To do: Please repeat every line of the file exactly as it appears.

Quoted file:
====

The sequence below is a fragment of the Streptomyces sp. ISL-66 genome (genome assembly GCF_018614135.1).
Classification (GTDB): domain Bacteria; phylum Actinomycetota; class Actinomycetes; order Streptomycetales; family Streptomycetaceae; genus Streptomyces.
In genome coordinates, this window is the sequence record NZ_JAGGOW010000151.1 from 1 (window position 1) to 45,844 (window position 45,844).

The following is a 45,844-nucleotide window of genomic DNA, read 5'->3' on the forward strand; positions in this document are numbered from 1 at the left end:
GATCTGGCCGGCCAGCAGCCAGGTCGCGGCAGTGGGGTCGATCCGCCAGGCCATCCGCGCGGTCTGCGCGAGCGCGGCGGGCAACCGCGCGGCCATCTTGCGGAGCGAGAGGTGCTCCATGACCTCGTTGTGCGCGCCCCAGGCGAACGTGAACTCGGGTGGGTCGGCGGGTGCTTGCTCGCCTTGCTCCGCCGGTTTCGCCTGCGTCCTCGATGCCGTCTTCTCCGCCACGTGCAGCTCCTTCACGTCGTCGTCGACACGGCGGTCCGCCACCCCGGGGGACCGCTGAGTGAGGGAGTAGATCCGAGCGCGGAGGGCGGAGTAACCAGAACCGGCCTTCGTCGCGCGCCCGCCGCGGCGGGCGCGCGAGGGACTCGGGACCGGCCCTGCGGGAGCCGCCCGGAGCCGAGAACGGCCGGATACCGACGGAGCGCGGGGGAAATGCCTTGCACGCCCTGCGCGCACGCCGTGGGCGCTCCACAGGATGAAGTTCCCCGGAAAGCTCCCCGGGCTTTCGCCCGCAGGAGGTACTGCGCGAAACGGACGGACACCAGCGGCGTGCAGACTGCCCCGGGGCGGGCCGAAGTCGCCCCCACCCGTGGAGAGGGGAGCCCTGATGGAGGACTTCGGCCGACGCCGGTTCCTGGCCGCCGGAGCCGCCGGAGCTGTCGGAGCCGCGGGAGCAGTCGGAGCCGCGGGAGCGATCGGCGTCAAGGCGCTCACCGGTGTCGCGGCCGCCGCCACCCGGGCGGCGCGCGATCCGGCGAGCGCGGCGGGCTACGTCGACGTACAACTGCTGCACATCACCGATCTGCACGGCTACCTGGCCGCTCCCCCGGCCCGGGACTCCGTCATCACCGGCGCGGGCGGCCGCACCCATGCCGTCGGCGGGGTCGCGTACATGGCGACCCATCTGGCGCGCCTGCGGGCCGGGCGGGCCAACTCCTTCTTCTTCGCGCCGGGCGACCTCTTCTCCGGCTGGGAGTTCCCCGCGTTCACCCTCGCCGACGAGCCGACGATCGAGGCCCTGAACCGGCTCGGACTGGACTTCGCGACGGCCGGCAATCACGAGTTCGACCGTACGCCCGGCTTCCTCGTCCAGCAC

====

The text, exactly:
The sequence below is a fragment of the Streptomyces sp. ISL-66 genome (genome assembly GCF_018614135.1).
Classification (GTDB): domain Bacteria; phylum Actinomycetota; class Actinomycetes; order Streptomycetales; family Streptomycetaceae; genus Streptomyces.
In genome coordinates, this window is the sequence record NZ_JAGGOW010000151.1 from 1 (window position 1) to 45,844 (window position 45,844).

The following is a 45,844-nucleotide window of genomic DNA, read 5'->3' on the forward strand; positions in this document are numbered from 1 at the left end:
GATCTGGCCGGCCAGCAGCCAGGTCGCGGCAGTGGGGTCGATCCGCCAGGCCATCCGCGCGGTCTGCGCGAGCGCGGCGGGCAACCGCGCGGCCATCTTGCGGAGCGAGAGGTGCTCCATGACCTCGTTGTGCGCGCCCCAGGCGAACGTGAACTCGGGTGGGTCGGCGGGTGCTTGCTCGCCTTGCTCCGCCGGTTTCGCCTGCGTCCTCGATGCCGTCTTCTCCGCCACGTGCAGCTCCTTCACGTCGTCGTCGACACGGCGGTCCGCCACCCCGGGGGACCGCTGAGTGAGGGAGTAGATCCGAGCGCGGAGGGCGGAGTAACCAGAACCGGCCTTCGTCGCGCGCCCGCCGCGGCGGGCGCGCGAGGGACTCGGGACCGGCCCTGCGGGAGCCGCCCGGAGCCGAGAACGGCCGGATACCGACGGAGCGCGGGGGAAATGCCTTGCACGCCCTGCGCGCACGCCGTGGGCGCTCCACAGGATGAAGTTCCCCGGAAAGCTCCCCGGGCTTTCGCCCGCAGGAGGTACTGCGCGAAACGGACGGACACCAGCGGCGTGCAGACTGCCCCGGGGCGGGCCGAAGTCGCCCCCACCCGTGGAGAGGGGAGCCCTGATGGAGGACTTCGGCCGACGCCGGTTCCTGGCCGCCGGAGCCGCCGGAGCTGTCGGAGCCGCGGGAGCAGTCGGAGCCGCGGGAGCGATCGGCGTCAAGGCGCTCACCGGTGTCGCGGCCGCCGCCACCCGGGCGGCGCGCGATCCGGCGAGCGCGGCGGGCTACGTCGACGTACAACTGCTGCACATCACCGATCTGCACGGCTACCTGGCCGCTCCCCCGGCCCGGGACTCCGTCATCACCGGCGCGGGCGGCCGCACCCATGCCGTCGGCGGGGTCGCGTACATGGCGACCCATCTGGCGCGCCTGCGGGCCGGGCGGGCCAACTCCTTCTTCTTCGCGCCGGGCGACCTCTTCTCCGGCTGGGAGTTCCCCGCGTTCACCCTCGCCGACGAGCCGACGATCGAGGCCCTGAACCGGCTCGGACTGGACTTCGCGACGGCCGGCAATCACGAGTTCGACCGTACGCCCGGCTTCCTCGTCCAGCAC